George Washington, Whiskey Maker
When you visit Mount Vernon, the estate that George Washington retired to after what you might say was a rich career in politics and the military, you learn many things about his life in retirement, to say nothing of life in Colonial-era Virginia in general. You learn he chose bold color paints for the walls, particularly greens and blues, because it signified his wealth. (As if the sheer size of the place—11,028 square-feet—didn’t signify it enough.) You learn how the staff cooked and smoked meat, how tradesmen like blacksmiths and coopers worked, and the rhyme and reason for the naturalistic landscape design. But you learn most of this from plaques and tour guides.
VISIT WASHINGTON'S DISTILLERY AND GRISTMILL
But things are a bit more hands-on and, let’s call it multi-sensory, three miles from Mount Vernon at the George Washington Distillery and Gristmill. Lest you think there's not be much left for a victorious Revolutionary War general and founder and leader of these United States to achieve, this is where he reinvented himself yet again. Under the watch of James Anderson, his farm manager who’d distilled grain in his native Scotland, George Washington became the nation’s first commercial distiller. As the story goes, the General was hesitant, calling liquor-making “a business I am entirely unacquainted with,” but he was encouraged by Anderson’s credentials and, of course, his financial forecast, noting that considering “the knowledge of [distilling] and the confidence you have in the profit to be derived from the establishment, I am disposed to enter upon one.”
A CAREFUL RESTORATION
The building, a recreation of the original that burned down in 1814, clocks in at 75 by 30 feet. That’s tiny for a working distillery by today’s standards but in the 18th century, it was the biggest of its kind. There were five stills and he produced 11,000 gallons of spirit—mostly rye, sometimes brandy—in a good year. This undertaking established the Founding Father as a savvy entrepreneur and businessman, a nice addition to the resume of a political and military trailblazer.
The reconstruction, directed by the Distilled Spirits Council of the United States, a trade group, carried a $2.1 million price tag and involved years of archaeological research. The ground was broken in 2001 and the project was completed and opened to the public in 2007, complete with handmade copper pot stills modeled on the 18th-century originals.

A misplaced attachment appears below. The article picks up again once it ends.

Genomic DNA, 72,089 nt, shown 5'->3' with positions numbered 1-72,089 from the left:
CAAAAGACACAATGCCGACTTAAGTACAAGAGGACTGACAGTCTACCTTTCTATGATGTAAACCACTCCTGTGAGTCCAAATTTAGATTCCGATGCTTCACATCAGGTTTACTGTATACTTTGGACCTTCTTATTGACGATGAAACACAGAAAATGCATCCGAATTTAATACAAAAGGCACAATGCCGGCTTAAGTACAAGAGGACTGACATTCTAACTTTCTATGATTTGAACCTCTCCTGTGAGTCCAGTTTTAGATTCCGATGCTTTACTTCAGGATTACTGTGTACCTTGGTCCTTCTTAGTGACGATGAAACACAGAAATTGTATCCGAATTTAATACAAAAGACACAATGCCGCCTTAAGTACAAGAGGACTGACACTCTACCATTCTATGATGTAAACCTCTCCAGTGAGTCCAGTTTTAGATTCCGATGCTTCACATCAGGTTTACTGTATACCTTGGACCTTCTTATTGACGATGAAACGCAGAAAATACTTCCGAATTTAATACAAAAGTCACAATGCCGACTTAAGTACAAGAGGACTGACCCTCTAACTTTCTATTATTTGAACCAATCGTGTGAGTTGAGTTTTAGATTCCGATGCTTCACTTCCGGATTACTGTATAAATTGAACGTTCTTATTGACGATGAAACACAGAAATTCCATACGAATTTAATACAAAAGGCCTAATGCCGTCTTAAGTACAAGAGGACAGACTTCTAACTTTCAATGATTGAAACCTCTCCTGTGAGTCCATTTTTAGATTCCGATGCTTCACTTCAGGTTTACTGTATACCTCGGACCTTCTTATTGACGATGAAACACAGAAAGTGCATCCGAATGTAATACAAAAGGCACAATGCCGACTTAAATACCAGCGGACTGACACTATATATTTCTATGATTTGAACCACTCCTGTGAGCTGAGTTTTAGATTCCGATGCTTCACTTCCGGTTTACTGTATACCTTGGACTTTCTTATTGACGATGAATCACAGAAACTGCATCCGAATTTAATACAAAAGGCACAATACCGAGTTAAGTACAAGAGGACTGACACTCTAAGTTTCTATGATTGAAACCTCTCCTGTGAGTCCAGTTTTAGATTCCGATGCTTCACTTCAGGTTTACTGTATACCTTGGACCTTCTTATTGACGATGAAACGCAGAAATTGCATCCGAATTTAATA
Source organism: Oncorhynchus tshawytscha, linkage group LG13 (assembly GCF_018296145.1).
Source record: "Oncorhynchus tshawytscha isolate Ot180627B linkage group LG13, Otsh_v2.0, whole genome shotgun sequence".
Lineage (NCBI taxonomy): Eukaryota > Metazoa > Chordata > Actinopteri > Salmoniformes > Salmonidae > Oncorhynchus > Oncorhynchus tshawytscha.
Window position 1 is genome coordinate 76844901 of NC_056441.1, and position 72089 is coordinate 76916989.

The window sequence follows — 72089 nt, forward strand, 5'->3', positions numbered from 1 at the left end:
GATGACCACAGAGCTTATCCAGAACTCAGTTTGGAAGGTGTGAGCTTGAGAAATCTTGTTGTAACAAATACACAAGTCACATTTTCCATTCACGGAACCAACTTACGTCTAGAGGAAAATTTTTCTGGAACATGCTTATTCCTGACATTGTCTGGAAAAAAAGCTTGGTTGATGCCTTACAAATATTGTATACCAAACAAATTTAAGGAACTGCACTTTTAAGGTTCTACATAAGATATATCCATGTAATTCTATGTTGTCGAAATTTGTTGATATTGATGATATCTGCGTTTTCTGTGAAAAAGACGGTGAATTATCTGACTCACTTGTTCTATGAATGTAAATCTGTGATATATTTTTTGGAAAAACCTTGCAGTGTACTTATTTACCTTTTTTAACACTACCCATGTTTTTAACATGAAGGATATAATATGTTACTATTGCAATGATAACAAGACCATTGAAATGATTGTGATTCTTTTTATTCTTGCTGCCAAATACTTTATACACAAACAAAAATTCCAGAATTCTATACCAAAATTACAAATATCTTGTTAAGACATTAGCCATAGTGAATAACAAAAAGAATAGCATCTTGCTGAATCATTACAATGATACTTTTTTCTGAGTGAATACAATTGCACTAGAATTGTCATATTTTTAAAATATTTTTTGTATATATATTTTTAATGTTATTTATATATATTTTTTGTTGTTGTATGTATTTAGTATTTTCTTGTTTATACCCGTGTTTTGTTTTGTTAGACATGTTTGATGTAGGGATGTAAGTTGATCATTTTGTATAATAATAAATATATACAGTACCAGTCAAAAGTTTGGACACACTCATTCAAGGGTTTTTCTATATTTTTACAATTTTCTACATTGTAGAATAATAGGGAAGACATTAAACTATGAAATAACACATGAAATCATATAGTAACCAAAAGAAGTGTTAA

A WORKING DISTILLERY
And yes, they do make whiskey on the equipment—rye and fruit brandies, just like George Washington made. Re-creating the original recipe was also part of the grand plan. Dave Pickerell, former Master Distiller at Maker’s Mark and longtime consultant to the country's ever-evolving crafts spirits industry, did some sleuthing, digging up historical ledgers and distilling manuals to determine the recipe, or as close as an approximation as one can hope to get.
The functional distillery is a time capsule and tribute to old-world engineering. There was, of course, no electricity to power the machines. Everything is powered by open flame and muscle. In a separate building, the mighty working gristmill grinds the grains as they come in from the farm, just like it did hundreds of years ago. It's a mesmerizing Rube Goldberg-esque contraption and in a neat twist, it's the same milling equipment that received the third patent in the nation. George Washington signed the patent document during his tenure as president.
TAKE A TOUR
Actual distilling only takes place a few times a year, but on any given day, you’ll see men and women in colonial garb strolling the grounds. They offer tours that explain every bit of the distillation process. Tours are included in the price of a Mount Vernon admission ticket.
5 Reasons Why Chinese Food in America Is Better Than Ever